WASHINGTON ― The House took a first step to oppose President Donald Trump’s national emergency declaration Tuesday, voting largely along party lines to block the president from redirecting military construction money to a border wall. The resolution was adopted in the House and is expected to clear the GOP-controlled Senate in the coming weeks, but Tuesday’s vote revealed one key truth: There are not enough votes to override a veto from Trump.
The House agreed to the resolution 245-182, with 13 Republicans joining all Democrats in voting for the legislation to rescind Trump’s declaration. The vote, however, fell well short of the two-thirds majority that would be needed to override Trump’s all-but-certain veto. (In the House, that would be roughly 289 votes, depending on how many representatives show up to vote.)
The 13 Republicans who voted against Trump’s move Tuesday included some of the most moderate Republicans in the GOP conference ― such as Reps. Brian Fitzpatrick (R-Pa.), Elise Stefanik (R-N.Y.) and Will Hurd (R-Texas) ― and some of the most conservative, like Reps. Justin Amash (R-Mich.) and Thomas Massie (R-Ky.).
But for the most part, GOP members stayed in line to support Trump’s emergency declaration, even though many of them spent years decrying President Barack Obama’s “executive overreach.”
House Democrats have been hammering Trump and other Republicans over his declaration, almost delighting in how Republicans now show hardly any qualms about a president from their party subverting Congress.
Rep. Joaquin Castro (D-Texas), who introduced the disapproval resolution, made the point Tuesday that if the president is successful in going around Congress, “he will likely circumvent Congress again, in the same unconstitutional way.”
Democrats have argued that if the president is able to declare a national emergency and redirect money at will, then future presidents will do the same for issues like guns and climate change.
But Republicans seemed to draw a line between this national emergency and future, theoretical ones.
For conservative Rep. Scott Perry (R-Pa.), the president has every right to declare a national emergency and redirect funding to a wall, “because this has been a national emergency for a long time, and Congress has failed to act on it.”
Other Republicans emphasized that they believe there is a crisis at the border.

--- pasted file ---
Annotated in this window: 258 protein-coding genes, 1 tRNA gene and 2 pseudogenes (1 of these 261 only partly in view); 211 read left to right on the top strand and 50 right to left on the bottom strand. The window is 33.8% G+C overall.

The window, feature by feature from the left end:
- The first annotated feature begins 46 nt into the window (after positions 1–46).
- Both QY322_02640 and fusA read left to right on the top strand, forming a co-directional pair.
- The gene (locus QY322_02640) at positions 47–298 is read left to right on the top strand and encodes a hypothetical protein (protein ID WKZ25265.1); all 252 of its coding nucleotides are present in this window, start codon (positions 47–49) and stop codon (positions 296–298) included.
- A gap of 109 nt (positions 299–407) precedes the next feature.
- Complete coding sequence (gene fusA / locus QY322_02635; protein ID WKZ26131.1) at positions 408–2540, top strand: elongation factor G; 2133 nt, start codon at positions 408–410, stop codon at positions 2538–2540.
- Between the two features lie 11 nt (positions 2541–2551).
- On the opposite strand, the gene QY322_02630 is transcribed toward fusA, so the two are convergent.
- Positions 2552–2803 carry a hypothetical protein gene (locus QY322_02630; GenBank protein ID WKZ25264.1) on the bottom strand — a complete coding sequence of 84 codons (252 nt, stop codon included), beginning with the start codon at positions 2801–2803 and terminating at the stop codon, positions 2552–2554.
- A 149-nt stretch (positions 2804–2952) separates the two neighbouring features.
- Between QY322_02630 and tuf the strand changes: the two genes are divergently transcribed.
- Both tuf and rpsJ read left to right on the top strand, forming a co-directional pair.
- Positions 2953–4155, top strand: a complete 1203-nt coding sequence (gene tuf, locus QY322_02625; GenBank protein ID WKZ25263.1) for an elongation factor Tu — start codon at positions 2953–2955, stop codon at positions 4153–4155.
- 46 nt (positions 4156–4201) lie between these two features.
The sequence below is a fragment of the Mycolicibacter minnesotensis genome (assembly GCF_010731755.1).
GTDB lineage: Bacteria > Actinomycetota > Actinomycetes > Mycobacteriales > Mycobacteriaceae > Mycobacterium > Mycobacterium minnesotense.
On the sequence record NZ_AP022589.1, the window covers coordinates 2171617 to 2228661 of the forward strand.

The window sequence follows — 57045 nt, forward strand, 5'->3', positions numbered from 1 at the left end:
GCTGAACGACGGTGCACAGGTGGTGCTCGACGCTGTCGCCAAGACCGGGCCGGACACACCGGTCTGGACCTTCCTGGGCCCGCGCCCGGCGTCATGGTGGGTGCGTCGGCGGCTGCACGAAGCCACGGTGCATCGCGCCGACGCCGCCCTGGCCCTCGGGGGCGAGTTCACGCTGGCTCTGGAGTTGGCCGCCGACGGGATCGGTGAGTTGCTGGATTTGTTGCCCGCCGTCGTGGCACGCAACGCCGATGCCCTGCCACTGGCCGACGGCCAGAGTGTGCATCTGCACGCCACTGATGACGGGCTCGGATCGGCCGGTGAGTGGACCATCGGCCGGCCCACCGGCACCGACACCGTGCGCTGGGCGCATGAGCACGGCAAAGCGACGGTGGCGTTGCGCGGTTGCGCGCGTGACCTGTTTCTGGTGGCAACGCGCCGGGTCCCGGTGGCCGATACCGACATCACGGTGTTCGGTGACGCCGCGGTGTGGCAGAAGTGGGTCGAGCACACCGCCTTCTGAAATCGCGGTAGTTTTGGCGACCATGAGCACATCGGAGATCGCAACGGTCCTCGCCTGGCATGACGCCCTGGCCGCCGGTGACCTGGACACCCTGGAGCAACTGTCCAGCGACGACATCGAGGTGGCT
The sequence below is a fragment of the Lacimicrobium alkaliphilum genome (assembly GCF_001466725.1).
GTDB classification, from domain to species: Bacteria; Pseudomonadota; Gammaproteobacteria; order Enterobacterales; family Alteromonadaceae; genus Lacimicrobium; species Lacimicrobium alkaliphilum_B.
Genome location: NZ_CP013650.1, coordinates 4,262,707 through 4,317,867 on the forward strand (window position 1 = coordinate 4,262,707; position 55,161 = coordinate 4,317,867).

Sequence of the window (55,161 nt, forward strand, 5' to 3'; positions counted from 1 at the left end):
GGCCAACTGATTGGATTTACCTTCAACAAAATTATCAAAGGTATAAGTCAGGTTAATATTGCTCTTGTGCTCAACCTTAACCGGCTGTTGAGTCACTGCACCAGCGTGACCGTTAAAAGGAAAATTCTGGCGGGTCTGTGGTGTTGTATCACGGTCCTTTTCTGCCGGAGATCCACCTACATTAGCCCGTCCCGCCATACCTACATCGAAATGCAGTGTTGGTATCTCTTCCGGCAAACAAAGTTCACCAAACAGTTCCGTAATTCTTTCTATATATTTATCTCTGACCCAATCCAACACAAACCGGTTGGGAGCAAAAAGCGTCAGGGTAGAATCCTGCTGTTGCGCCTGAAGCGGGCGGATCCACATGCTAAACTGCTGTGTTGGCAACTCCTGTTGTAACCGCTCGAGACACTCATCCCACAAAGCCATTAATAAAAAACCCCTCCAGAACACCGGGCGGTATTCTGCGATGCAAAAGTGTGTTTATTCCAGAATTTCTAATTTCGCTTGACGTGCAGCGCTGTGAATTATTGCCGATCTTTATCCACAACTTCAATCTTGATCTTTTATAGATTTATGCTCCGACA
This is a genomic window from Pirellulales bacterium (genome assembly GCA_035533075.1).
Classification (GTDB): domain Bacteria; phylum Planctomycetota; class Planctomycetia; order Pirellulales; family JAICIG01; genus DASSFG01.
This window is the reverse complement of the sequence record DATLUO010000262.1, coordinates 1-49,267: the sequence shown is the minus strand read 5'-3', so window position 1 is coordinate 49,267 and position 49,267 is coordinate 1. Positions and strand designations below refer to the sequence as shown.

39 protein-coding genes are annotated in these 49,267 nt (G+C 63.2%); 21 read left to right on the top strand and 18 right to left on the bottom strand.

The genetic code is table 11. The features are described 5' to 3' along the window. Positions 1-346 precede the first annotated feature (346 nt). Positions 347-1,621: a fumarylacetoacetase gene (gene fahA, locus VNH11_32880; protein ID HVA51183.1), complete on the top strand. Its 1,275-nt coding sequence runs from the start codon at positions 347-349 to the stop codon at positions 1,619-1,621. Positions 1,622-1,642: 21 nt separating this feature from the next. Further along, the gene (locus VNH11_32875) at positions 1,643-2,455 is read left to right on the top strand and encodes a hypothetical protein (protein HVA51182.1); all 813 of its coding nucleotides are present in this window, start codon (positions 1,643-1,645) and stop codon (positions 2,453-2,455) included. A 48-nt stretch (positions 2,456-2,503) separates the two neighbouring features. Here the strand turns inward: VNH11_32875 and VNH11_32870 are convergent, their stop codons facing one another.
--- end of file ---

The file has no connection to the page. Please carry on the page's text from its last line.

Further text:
“We are at war on the southern border with the drug cartels,” Rep. Pete Olson (R-Texas) said repeatedly on the floor Tuesday.
And Rep. Adam Kinzinger (R-Ill.) ― recently back from a stint in the Air Force National Guard Reserves ― told a story about how he came to believe the situation is a genuine national emergency. During his time flying missions at the border, he said, he saw cartels bringing drugs into the U.S. and human traffickers sometimes abandoning people in the desert.
But Democrats were happy to point out that the situation at the border has gotten better over the past decade, not worse.
“There is no war at the border. There is no crisis at the border,” said House Majority Leader Steny Hoyer (D-Md.), who was in El Paso, Texas, with a number of other Democrats over the weekend.
“I saw a lot of heartbreak and challenge,” he said. “But I did not see a national emergency that would justify the president ignoring the Constitution.”
Hoyer then quoted from Trump’s Feb. 15 press conference declaring a national emergency, where Trump said: “I could do the wall over a longer period of time. I didn’t need to do this. But I’d rather do it much faster.”
“Not that I ‘need to do it’ much faster,” Hoyer said, “I’d just ‘rather’ do it much faster.”
Hoyer argued that the debate isn’t really about a wall.
“It is about the Constitution. It is about this institution,” he said, adding that the question boils down to “fidelity to the president or fidelity to the Constitution.”
Democrats have also tried to skewer Republicans over the accounts from which Trump is taking money to build his wall.
In advance of the vote, House Democrats began circulating a list of just over 400 military construction projects that could be affected, with an average cost for each of the projects at around $40 million. Overall, Trump could take about $15 billion from the military construction budget ― about $10 billion worth of projects from the fiscal 2019 budget, and another $5 billion from previous years.
But local arguments ultimately didn’t seem to sway any Republicans.
The few Republicans who sided with Democrats seemed to do so out of ideological and political concerns, just as the three Senate Republicans who have said they will vote with Democrats when the privileged resolution comes up for a vote in that chamber ― Susan Collins (R-Maine), Lisa Murkowski (R-Alaska) and Thom Tillis (R-N.C.) ― don’t seem concerned about military construction first and foremost.
In the Senate, the privileged resolution can sit in committee for up to 15 days before it’s available for any member to bring it up for a vote.
While the resolution seems to have enough votes to pass, Trump has already said he would veto it, and without 67 votes in the Senate and a two-thirds majority in the House, the resolution would only serve to potentially strengthen a legal case to block Trump’s move.
Sixteen states are currently suing the Trump administration in a federal court in San Francisco, and Trump is expected to face other legal challenges from the American Civil Liberties Union and a coalition of border property owners.